Here we see three prominent American whistleblowers sitting around a desk at the offices of USA Today having a very insightful conversation about privacy and the NSA and how we got to where we are.
Did you notice what's missing?
No one is in shackles. No one is being muzzled. There is not an iron bar or cell door or fluorescent jumpsuit or a jailer in sight.
Which is weird because as of today, Glenn Greenwald has still refused to retract his remarkable assertion that spending the rest of one's life being held incommunicado in a supermax hellhole is the fate of American whistleblowers. This remains a lie. Mr. Greenwald knows its a lie. And yet he keeps asserting it over and over again, and his friends in the media keep letting him slide.
My understanding from the start is that [Edward Snowden] believed that the US is not a safe place for whistle-blowers, that whistle-blowers cannot get a fair trial in the United States and that he wanted to participate in the debate that he helped to prompt rather than spending the rest of his life in a cage or incommunicado.All three of the gentlemen you see in the video were investigated.
One the three -- Thomas Drake -- faced charges that stemmed from his leaking materials to reporters and which were A) bullshit and, B) dropped.
(This is where aNone of them have been "disappeared".
Comedy Central video used to be.
But ever since President Worse Than Boosh and John Oliver broke The Daily Show, Comedy Central videos have been autoplaying for no explicable reason.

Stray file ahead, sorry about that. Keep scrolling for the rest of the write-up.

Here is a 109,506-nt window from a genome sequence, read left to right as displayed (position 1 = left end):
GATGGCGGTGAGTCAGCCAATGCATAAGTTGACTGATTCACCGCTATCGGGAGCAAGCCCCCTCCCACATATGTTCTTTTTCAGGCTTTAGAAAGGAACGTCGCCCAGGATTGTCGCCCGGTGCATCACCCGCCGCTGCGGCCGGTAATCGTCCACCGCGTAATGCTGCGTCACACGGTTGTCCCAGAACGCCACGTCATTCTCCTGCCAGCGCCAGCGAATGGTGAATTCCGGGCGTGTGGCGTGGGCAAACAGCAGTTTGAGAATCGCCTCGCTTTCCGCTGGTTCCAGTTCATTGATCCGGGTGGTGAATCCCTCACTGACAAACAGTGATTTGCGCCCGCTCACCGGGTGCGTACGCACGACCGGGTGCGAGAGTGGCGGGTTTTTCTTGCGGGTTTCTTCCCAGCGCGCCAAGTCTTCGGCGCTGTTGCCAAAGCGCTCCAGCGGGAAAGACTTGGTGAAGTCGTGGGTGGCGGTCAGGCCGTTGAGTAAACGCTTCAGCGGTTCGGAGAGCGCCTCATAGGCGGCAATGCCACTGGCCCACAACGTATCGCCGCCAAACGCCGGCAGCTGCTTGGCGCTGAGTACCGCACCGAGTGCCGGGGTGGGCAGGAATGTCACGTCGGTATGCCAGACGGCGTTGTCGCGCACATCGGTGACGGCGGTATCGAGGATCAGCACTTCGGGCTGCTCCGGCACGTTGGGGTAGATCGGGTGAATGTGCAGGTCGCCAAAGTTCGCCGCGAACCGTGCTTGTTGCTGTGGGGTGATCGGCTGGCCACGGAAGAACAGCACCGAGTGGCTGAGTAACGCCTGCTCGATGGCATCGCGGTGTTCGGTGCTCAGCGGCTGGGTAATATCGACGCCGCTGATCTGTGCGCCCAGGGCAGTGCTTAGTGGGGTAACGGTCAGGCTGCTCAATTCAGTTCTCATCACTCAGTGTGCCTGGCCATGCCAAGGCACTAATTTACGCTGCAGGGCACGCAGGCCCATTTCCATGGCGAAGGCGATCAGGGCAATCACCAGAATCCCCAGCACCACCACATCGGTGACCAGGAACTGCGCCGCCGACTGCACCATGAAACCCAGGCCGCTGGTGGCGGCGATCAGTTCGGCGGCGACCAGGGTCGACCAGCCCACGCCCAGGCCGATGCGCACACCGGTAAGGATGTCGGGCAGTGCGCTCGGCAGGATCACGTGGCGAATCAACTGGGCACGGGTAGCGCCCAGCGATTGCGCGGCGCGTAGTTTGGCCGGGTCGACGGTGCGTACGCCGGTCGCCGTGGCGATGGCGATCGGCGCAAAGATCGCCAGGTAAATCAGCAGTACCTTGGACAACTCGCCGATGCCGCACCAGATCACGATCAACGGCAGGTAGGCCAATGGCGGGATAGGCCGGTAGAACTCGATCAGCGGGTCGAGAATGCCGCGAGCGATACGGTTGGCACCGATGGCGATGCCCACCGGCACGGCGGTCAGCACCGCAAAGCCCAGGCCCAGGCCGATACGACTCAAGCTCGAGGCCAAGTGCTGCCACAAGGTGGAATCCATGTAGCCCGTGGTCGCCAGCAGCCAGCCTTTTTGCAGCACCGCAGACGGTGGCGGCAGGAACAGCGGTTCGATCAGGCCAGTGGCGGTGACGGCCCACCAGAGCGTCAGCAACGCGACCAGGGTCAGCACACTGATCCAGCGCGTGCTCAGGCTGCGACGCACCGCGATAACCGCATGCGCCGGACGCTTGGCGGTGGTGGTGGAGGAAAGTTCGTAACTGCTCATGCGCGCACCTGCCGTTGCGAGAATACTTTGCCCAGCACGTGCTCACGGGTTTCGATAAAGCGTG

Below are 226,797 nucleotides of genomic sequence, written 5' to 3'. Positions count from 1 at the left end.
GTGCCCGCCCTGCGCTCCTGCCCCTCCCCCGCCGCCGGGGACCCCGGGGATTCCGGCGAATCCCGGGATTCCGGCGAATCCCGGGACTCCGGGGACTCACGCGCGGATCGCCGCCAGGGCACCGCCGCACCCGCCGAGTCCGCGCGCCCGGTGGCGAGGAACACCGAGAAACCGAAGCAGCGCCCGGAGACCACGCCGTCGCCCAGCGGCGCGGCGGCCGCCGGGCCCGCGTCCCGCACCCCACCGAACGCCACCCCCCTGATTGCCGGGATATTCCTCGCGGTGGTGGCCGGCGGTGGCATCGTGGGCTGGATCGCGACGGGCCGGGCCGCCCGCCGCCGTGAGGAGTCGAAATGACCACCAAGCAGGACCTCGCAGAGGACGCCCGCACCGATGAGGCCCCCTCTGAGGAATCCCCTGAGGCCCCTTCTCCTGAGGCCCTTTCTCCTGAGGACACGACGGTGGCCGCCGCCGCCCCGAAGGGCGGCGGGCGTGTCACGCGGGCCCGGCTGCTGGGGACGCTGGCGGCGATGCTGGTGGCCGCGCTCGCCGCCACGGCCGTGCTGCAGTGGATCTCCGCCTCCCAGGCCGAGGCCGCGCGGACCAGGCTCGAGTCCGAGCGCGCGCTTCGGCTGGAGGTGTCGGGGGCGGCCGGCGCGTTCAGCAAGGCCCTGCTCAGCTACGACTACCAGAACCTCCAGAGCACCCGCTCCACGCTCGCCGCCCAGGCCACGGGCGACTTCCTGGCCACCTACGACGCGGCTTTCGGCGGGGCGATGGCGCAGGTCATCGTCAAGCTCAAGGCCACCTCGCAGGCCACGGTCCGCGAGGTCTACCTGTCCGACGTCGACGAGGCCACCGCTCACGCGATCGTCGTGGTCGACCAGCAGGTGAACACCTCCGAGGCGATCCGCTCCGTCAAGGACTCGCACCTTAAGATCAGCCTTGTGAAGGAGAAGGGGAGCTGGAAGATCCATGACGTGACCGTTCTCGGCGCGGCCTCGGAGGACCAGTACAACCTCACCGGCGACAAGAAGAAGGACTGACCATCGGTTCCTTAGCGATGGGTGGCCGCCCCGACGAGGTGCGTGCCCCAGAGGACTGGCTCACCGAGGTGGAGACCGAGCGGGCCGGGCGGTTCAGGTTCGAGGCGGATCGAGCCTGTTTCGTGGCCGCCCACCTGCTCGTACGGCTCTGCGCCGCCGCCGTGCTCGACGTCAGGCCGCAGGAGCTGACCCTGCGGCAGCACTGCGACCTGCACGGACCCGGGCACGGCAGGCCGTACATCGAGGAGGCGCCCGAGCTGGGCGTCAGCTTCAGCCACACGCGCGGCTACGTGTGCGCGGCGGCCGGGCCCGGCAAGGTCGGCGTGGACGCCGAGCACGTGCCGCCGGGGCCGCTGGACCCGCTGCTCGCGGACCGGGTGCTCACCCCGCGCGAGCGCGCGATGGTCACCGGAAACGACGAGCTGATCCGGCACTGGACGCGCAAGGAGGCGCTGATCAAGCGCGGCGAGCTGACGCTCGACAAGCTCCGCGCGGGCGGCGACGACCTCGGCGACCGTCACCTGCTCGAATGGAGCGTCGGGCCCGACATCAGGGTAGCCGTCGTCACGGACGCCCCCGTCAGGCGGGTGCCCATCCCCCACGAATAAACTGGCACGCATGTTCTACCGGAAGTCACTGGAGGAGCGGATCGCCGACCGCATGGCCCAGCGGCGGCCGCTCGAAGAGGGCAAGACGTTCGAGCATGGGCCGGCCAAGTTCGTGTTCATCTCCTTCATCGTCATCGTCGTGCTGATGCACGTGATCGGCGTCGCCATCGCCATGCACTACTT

So no more Comedy Central videos for now.
Thanks a lot Obama!)
None have been rendered incommunicado.
None of them have been dumped into a supermax hellhole for decades.
And speaking of reporters riding hobbyhorses instead of reporting facts, if you happened to read about the Drake case in Salon, at some point you hit this paragraph in which the journalist widens the specific and unfair things that happened to Thomas Drake way out into an all-encompassing indictment of the entire system:
First, let's stipulate that based on the few factual details that an averagely-bright layman such as myself can get hold of, what happened to Mr. Drake was awful. Simply awful.
Second, precisely because I am an averagely-bright layman and not an intel tech or analyst or civil rights attorney, if you are a journalist and you want to win me to your point of view, you have to do it with the facts. You can't just make shit up. You can't conflate one story with another. You can't just make gigantic leaps from what is true to what-you-want-me-to-believe-is-true or blindly assert that such-and-such is obviously untrue because you, personally, don't want it to be true.
You can't, for example, just claim -- as this reporter does -- that Mr. Drake was indicted for "going through proper channels". He wasn't. That's a lie. He was indicted for leaking information to the press. But strangely the reporter doesn't mention those leaks at all, choosing instead to part company with the actual facts in order to pursue her wider, ideological agenda.
And what is this "reporter's" agenda?
Well, that might be easier to suss that out if, before you started reading this column, the editors at Salon bothered to tell you that the reporter -- Ms. Jesselyn Radack -- is not a reporter at all but is, in fact, Thomas Drake's attorney.
Weird how they thought that wasn't important enough to mention.